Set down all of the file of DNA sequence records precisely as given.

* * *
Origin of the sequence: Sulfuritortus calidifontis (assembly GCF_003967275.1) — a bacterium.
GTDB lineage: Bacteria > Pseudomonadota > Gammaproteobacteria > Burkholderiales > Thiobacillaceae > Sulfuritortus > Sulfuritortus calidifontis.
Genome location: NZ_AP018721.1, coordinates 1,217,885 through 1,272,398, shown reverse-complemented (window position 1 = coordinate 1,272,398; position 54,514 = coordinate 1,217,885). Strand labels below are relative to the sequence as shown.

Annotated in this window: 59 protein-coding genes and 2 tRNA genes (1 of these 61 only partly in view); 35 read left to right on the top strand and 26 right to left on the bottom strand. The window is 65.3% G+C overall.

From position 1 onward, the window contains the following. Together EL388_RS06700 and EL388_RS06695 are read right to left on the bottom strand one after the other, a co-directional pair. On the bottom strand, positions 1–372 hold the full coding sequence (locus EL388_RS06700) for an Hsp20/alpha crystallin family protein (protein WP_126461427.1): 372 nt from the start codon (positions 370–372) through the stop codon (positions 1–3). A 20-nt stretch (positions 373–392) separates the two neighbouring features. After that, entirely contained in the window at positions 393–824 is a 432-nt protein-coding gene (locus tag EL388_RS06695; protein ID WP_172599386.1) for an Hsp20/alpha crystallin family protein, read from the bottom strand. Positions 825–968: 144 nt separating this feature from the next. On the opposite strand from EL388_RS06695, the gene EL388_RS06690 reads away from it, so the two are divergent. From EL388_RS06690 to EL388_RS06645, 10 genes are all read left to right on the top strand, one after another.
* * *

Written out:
Origin of the sequence: Sulfuritortus calidifontis (assembly GCF_003967275.1) — a bacterium.
GTDB lineage: Bacteria > Pseudomonadota > Gammaproteobacteria > Burkholderiales > Thiobacillaceae > Sulfuritortus > Sulfuritortus calidifontis.
Genome location: NZ_AP018721.1, coordinates 1,217,885 through 1,272,398, shown reverse-complemented (window position 1 = coordinate 1,272,398; position 54,514 = coordinate 1,217,885). Strand labels below are relative to the sequence as shown.

Annotated in this window: 59 protein-coding genes and 2 tRNA genes (1 of these 61 only partly in view); 35 read left to right on the top strand and 26 right to left on the bottom strand. The window is 65.3% G+C overall.

From position 1 onward, the window contains the following. Together EL388_RS06700 and EL388_RS06695 are read right to left on the bottom strand one after the other, a co-directional pair. On the bottom strand, positions 1–372 hold the full coding sequence (locus EL388_RS06700) for an Hsp20/alpha crystallin family protein (protein WP_126461427.1): 372 nt from the start codon (positions 370–372) through the stop codon (positions 1–3). A 20-nt stretch (positions 373–392) separates the two neighbouring features. After that, entirely contained in the window at positions 393–824 is a 432-nt protein-coding gene (locus tag EL388_RS06695; protein ID WP_172599386.1) for an Hsp20/alpha crystallin family protein, read from the bottom strand. Positions 825–968: 144 nt separating this feature from the next. On the opposite strand from EL388_RS06695, the gene EL388_RS06690 reads away from it, so the two are divergent. From EL388_RS06690 to EL388_RS06645, 10 genes are all read left to right on the top strand, one after another.